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hurt of God's people slightly, and crying peace, peace, where there is no peace,is too urgently called for by the monstrous and disgusting cant and quackery of the day, to which even the judges of the land do not scruple to lend an indirect sanction in their unmeaning and traditional addresses to condemned criminals, to allow us to pass it by without notice.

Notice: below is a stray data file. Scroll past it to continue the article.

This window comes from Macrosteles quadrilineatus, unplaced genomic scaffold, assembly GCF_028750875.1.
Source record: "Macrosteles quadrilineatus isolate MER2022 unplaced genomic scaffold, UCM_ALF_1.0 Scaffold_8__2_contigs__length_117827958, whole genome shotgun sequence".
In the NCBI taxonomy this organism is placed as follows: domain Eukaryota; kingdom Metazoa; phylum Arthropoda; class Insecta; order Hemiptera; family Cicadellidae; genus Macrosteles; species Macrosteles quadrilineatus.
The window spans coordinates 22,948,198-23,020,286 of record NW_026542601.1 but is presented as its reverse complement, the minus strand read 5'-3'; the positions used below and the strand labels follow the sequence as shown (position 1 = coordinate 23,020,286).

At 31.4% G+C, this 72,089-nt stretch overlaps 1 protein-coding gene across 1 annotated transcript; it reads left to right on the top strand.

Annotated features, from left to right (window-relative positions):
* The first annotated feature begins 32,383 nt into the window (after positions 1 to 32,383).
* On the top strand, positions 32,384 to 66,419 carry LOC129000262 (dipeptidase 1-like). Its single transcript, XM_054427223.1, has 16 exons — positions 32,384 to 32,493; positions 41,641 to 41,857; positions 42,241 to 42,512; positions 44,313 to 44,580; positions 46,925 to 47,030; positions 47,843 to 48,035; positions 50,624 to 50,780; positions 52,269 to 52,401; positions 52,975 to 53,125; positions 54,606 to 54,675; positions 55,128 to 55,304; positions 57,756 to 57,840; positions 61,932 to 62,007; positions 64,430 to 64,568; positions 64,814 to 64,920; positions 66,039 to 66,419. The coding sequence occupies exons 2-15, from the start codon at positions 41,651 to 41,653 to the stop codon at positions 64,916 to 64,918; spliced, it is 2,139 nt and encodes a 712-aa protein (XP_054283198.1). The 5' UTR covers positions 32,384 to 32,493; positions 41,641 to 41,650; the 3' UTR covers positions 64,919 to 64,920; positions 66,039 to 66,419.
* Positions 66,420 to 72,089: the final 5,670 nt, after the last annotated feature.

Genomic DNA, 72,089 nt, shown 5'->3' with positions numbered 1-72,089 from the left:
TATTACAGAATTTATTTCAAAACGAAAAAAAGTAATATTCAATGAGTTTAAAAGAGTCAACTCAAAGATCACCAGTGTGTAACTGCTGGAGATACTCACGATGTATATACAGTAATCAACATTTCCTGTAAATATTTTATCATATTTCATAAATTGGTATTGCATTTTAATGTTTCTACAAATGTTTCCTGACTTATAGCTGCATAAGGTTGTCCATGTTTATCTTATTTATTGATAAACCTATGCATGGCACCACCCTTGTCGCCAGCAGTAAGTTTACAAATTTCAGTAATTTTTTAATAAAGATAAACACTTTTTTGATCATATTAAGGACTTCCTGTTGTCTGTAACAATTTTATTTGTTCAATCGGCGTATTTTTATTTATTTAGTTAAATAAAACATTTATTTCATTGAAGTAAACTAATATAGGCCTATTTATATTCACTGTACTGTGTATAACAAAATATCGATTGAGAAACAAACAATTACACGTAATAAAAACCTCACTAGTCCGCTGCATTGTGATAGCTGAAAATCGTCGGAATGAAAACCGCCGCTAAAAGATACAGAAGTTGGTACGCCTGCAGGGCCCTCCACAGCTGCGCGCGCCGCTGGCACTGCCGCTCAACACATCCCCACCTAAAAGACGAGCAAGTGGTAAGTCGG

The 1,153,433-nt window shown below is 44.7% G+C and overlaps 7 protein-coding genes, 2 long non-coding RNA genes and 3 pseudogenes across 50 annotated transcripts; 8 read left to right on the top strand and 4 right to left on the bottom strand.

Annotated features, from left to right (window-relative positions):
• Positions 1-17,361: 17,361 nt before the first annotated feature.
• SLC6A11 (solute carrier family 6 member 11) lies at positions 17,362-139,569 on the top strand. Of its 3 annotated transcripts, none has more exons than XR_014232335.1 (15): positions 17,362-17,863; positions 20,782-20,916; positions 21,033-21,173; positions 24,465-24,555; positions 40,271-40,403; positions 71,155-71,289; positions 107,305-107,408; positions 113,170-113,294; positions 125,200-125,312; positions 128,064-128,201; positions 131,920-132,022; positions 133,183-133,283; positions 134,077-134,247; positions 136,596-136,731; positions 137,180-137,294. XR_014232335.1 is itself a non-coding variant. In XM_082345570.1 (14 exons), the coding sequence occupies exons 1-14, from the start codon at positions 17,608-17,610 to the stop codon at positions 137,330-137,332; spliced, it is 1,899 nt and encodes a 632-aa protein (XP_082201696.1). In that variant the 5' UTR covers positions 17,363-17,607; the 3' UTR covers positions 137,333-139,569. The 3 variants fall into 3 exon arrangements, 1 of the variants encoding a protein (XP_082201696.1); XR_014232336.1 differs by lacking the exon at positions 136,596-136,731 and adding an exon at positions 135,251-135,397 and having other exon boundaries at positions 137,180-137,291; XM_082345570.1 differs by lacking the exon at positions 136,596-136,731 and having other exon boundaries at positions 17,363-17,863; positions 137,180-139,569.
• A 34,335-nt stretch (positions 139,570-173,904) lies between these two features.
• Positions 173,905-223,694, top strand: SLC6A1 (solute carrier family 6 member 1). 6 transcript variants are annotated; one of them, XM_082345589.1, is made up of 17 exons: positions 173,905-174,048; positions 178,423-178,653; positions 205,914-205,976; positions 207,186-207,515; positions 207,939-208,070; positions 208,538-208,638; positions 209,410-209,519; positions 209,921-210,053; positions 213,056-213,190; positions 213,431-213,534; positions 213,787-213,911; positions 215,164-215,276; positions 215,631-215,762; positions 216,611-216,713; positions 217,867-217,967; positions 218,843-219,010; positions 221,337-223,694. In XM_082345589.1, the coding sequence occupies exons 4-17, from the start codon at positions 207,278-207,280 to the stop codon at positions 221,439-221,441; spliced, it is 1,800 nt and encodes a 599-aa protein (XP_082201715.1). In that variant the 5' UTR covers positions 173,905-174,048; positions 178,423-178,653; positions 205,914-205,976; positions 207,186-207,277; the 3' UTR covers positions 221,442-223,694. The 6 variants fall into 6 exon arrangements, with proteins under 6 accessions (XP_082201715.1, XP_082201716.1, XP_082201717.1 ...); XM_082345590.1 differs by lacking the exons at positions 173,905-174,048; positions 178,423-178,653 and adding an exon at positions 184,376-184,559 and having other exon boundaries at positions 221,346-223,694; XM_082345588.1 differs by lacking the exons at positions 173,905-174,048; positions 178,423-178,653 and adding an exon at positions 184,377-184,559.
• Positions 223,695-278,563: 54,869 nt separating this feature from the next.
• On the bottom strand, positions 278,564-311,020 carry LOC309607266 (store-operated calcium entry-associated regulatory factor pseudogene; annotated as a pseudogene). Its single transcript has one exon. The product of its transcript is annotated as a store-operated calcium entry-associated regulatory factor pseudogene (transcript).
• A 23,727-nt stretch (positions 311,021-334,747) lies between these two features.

" I know that our Orthodox Fellow-Christians, as they usually denominate themselves, conceive that they have a great advantage over us in the infinite sacrifice for sin, which they think was offered up upon the cross ; whereby full satisfaction was made to the justice of the Father, for the sins of all believers. And our system, which pretends to exhibit no such substitute, and points to no vicarious punishment, is thought to be utterly deficient in those topics which are essentially requisite for comforting and consoling the mind distressed by a conviction of guilt. The justice of this objection I do not admit. Our view offers to the truly penitent, free forgiveness, from the pure and unpurchased grace of God; and, after all the complex provisions of their complicated creeds, the Orthodox systems can give no more. Besides, I look upon it as the great evil of the views inculcated by our brethren, that the remedy which they propose is, in its nature, equally applicable to the penitent and to the obstinate,-to him who has sinned often and perseveringly,—and to him who has, when once awakened to a sense of his crime, turned away and sinned no more. And I do really believe, that the cause of practical religion has sustained deep injury by the manner in which notorious transgressors of the laws of God and man have been encouraged to express an unhesitating reliance on the efficacy of the blood of Christ to wipe out all their sins. When a man who has lived in open violation of all laws, human and divine, is, by age or sickness, rendered incapable of farther transgression, when his vices have left him, not he his vices,—when there can be no reasonable doubt, from his long-confirmed babits, that if able to return to his sins, he would return to them without delay,—when such a man, at the approach of death, is encouraged by those who are regarded as experienced and wellinstructed Christians,—sometimes by the ministers of religion, -to depart out of the world which he has polluted by a life of guilt, with the language of a triumphant saint-just ripe for paradise-and certain to take his departure, through the boundless efficacy of the Redeemer's sacrifice, to the realms of bliss,—what can the common race of men suppose, but that vice and virtue, piety and profaneness, integrity and fraud, are matters of much indifference in the eye of God, as well as in the estimation of religious men; and that the only thing that will be required, or can be expected of themselves, is the same bold confidence in the merits of the Redeemer, which is held forth as a sufficient ground of hope and firm assurance to the vilest of sinners among their fellowcreatures ? Is not this, in itself, a dreadful evil ? And is it not increased in magnitude a thousand fold when displayed before the eyes of the whole community, as in the case of convicted murderers, about to be put to death by the sentence of public justice? We have often beheld, with grief and shame, the vilest criminals-monsters whose atrocities have disgraced the name of man-taught and encouraged by clergymen and others, who have visited them previously to their execution,—to entertain the most unbounded, but, as it appears to me, the most presumptuous confidence. Such monsters of iniquity have often expressed themselves, even on the scaffold, when about to be launched into eternity, in a style of triumph scarcely suitable even for the lips of holy martyrs, about to die for a religion which, throughout their lives, they had loved and adorned. And when pious men and ministers of the Gospel stand by and witness such scenes, and raise no protest against the language which they hear,—when they sanction and countenance the criminal in all this bold hope and firm assurance,-Day, when it is known that their own urgent and assiduous exertions have contributed to inspire it, and that the wretched being, who gives it utterance, is only clinging to ideas which they have suggested, and giving oral expression to words which they have put into his mouth ;-thousands and thousands of uninstructed Christians are taught a most dangerous lesson. They are practically, and therefore most effectually and impressively taught, that the firm assurance of the enjoyments of heaven is perfectly compatible with the unrestrained gratification of the foulest appetites, and the most malignant passions upon earth. The lesson has unfortunately been learned by many only too well; and too faithfully has it been carried into practice, as the dark records of crime and guilt bear witness.* Unitarianism esteems too dearly the honour of religion and of God, and prizes too highly the interests of morality and the general good of mankind, to hold out any hope or consolation such as this. We presume not to limit the mercy of our Maker; but we feel obliged to refrain from encouraging hopes to which we think reason and the word of God lend no sanction, -hopes which appear to us to be at variance, both with the holiness and justice of the Almighty.”-p. 156.